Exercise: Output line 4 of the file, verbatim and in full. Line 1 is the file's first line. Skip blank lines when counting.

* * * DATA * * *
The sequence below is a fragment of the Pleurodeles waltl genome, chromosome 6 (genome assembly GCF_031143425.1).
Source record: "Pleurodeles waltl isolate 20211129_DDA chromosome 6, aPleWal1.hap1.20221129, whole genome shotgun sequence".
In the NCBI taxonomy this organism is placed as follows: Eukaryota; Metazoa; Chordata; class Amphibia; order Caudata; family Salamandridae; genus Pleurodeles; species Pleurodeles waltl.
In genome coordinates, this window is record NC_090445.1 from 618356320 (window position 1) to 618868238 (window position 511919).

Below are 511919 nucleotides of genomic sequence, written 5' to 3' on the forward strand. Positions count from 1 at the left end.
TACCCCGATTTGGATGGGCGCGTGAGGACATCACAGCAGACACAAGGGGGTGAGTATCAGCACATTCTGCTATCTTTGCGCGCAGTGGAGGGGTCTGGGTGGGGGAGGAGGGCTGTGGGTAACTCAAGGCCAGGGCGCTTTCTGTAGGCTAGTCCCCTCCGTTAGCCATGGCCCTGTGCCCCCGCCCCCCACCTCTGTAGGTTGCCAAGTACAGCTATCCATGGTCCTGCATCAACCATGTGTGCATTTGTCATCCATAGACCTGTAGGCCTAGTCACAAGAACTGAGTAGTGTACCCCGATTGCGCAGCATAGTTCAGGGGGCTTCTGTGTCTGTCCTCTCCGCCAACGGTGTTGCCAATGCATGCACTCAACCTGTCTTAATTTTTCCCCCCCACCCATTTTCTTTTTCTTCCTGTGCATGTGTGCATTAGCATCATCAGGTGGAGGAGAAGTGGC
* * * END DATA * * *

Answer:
In genome coordinates, this window is record NC_090445.1 from 618356320 (window position 1) to 618868238 (window position 511919).